Review: 2 tri-band routers push wireless network speeds

Two new 802.11ac Wi-Fi routers from D-Link and Linksys bring real-world half-a-gigabit speeds to your office.

D-Link AC3200 and Linksys EA9200
D-Link / Linksys / Thinkstock

Do you need real Wi-Fi speed in your office? As 802.11ac-equipped laptops and PCs become common (and your 802.11n gear grows older), it's time to consider upgrading your Wi-Fi network infrastructure.

You could push for the bleeding edge and get one of the first 802.11ac Wave 2 Access Points (AP) -- which use a system of multiple antennas to increase throughput -- such as the Ruckus ZoneFlex R710 and Asus RT-AC87U. There's just one problem with that plan: 802.11ac Wave 2 client devices are about 18 months from commercial delivery -- and while these Wave 2 devices will work with the current generation of client 802.11ac equipment, you won't get the full throughput benefit.

Another problem with Wave 2, which in theory can reach a data rate of 6.8Gbps, is that you'll need to upgrade your wired network to support it. So unless you're ready to replace your existing routers and possibly your cabling as well, 802.11ac is where you should put your money today.

Two good bets for your IT cash are the D-Link AC3200 and the Linksys AC3200 routers. Why the similar names? Because they make similar performance claims.

Both support two separate 5Ghz channels and a single 2.4Ghz frequency channel. Combine the maximum throughput of the three channels -- 1,300 Mbps on the 5GHz Wireless-AC band and 600 Mbps on the 2.4Ghz 802.11n -- and you get a top speed of 3,200 Mbps. Thus the name.

Sounds great, doesn't it? Too bad it doesn't really work that way. You can't actually bond the channels together on any single device. What you can do, however, is support three devices at once. Both APs are powered by the 2.96GHz Broadcom 5G XStream Wi-Fi chip. With its three radios and fast performance, it enables these devices to simultaneously support three connected devices.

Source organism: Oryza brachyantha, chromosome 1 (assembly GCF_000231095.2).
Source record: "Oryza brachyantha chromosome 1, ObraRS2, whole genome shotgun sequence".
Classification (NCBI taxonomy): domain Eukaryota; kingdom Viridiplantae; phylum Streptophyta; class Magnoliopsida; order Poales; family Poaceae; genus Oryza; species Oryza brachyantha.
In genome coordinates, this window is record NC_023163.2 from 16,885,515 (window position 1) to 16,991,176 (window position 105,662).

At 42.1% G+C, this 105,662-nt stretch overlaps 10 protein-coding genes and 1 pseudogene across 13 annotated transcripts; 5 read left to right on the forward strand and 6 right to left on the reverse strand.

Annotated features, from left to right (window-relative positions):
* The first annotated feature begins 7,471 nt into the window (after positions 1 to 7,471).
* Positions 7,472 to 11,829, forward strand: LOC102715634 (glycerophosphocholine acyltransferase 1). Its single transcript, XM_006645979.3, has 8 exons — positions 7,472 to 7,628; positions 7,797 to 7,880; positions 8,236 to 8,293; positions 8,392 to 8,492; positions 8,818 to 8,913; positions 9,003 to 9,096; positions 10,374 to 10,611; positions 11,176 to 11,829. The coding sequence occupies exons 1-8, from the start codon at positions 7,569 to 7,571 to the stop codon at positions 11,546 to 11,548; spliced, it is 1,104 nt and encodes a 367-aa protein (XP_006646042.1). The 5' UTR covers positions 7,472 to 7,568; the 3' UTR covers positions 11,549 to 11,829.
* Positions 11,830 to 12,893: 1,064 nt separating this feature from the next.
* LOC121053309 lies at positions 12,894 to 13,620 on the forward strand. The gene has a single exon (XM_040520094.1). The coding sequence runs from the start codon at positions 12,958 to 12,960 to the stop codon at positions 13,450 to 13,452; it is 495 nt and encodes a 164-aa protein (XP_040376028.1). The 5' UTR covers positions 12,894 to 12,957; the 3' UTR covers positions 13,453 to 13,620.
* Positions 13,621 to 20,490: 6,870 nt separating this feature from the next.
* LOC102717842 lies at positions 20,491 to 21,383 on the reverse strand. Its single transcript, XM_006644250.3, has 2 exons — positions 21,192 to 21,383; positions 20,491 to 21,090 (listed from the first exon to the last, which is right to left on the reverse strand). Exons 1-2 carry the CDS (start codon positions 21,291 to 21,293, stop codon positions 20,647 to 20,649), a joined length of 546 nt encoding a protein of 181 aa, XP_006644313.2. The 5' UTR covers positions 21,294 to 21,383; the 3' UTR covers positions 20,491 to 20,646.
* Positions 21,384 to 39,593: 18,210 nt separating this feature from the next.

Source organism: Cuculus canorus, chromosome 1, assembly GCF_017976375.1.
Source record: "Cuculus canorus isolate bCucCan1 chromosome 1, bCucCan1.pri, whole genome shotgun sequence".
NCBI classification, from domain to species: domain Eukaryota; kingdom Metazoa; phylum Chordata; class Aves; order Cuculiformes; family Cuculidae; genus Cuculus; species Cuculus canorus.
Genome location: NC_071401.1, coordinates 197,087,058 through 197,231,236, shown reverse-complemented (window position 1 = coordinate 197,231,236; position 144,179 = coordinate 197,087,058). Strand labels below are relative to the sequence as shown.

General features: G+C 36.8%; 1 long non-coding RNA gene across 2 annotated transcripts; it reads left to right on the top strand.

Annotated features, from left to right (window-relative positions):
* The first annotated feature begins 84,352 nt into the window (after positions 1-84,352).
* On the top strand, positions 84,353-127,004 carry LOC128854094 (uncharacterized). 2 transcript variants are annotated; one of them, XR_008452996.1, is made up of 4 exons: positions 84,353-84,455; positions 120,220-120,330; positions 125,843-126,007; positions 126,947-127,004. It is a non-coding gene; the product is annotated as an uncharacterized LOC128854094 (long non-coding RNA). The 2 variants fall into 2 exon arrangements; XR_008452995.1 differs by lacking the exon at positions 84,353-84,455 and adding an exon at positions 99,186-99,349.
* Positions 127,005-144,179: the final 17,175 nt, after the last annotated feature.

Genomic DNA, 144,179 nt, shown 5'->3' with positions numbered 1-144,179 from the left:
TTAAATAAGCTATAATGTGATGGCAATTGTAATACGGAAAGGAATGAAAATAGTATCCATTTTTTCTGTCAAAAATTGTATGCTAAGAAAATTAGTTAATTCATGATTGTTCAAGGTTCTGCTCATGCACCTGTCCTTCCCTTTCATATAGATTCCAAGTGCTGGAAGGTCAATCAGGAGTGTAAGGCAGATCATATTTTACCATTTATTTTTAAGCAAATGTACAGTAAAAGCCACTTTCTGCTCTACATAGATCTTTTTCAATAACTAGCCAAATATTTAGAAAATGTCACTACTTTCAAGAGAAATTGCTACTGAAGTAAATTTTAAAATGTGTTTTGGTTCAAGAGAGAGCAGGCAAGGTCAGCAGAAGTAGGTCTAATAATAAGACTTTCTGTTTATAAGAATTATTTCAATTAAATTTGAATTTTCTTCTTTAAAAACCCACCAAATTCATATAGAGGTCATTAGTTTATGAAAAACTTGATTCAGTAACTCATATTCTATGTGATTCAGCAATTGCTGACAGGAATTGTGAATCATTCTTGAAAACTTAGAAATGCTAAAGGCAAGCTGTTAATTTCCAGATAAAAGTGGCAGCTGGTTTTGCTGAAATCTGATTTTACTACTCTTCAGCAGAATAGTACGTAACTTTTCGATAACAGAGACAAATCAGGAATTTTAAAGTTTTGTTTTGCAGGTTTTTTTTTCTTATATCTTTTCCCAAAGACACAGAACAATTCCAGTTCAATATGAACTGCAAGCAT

For this article, I tested the devices with PassMark's PerformanceTest 8.0 using a 2015 Dell XPS 13 laptop with a Broadcom 802.11ac chipset and running Windows 7.

Keep in mind that your current APs can probably support only one device at a time. And don't be fooled. It may appear that you're running numerous Wi-Fi devices at once, but they're really waiting their turn to use the bandwidth -- it's just that it's difficult or impossible for users to detect it (even if everyone in the office is watching Game of Thrones on the corporate network).

As a result, the new three-radio APs enable greater throughput for office devices. Note: This increase does not show to its best advantage in venues where you might have only a few devices seeking network attention at once, such as a home or small office. In those cases, a less expensive dual-band AP is probably a better IT buy. Once your office goes past 10 devices running concurrently, it's time to think about upgrading.

D-Link AC3200 Ultra Wi-Fi Router (DIR-890L/R)

The first thing you'll notice about the D-Link AC3200 is that it looks nothing like any other AP. With its bright candy apple red coloring, 15.2-x-9.7-x-4.7-in. size and six external antennas, it looks more like a droid from a Star Wars movie than office equipment.

While it's futuristic looking, it has the usual number of ports: four Gigabit LAN ports and one Gigabit Internet WAN port. It also has a single USB 2.0 and one USB 3.0 port for a USB printer or external hard drive.

d link ac3200 router D-Link

D-Link AC3200 Ultra Wi-Fi Router

As with all modern APs, all you need to do with the D-Link is plug it in to your switch or cable modem, turn on the power, aim your Web browser at its default IP address (192.168.0.1) and head to the interface's setup wizard under its Settings menu. In less time than it takes to brew a cup of coffee, you'll be in business.

You can use the AP to power up three different Wi-Fi networks using your own Service Set Identifier (SSID). Alternatively, you can merge them together with Smart Connect mode. As mentioned before, this will not give you 3,200Gbps -- instead, Smart Connect will simply hook up each client to its best possible radio.

The Web interface, which is called Mydlink, is simple to use. Indeed, it's a little too simple. For instance, you can't assign an IP address manually to a particular server. On the other hand, if you're away from the office you can control or even reboot your D-Link AP remotely by using either the Mydlink portal or the mobile (Android or iOS) app.

If you're a network administrator or power user, and you want more control over the AP, I'd recommend you replace its existing interface and firmware with the open-source DD-WRT firmware. With DD-WRT, you can adjust your router to your exact specifications.

Mind you, the default firmware comes with excellent features. For example, it comes with an L2TP over IPSec VPN server (which needs a fixed Internet address; if your office doesn't have one, you can still use it by setting up a Dynamic DNS address). For offices with remote users, this is an easy-to-implement way for them to securely dial into the home office.

Speed test results

Of course, the real proof with any Wi-Fi router is how fast it delivers data. After loading the latest firmware (1.06 B04, loaded on May 14, 2015) at a distance of 15 feet using 2.4GHz 802.11n, I saw speeds of 104 Mbps. At a distance of 100 feet, its throughput had dropped to 36 Mbps. I consider that performance to be okay, but not outstanding.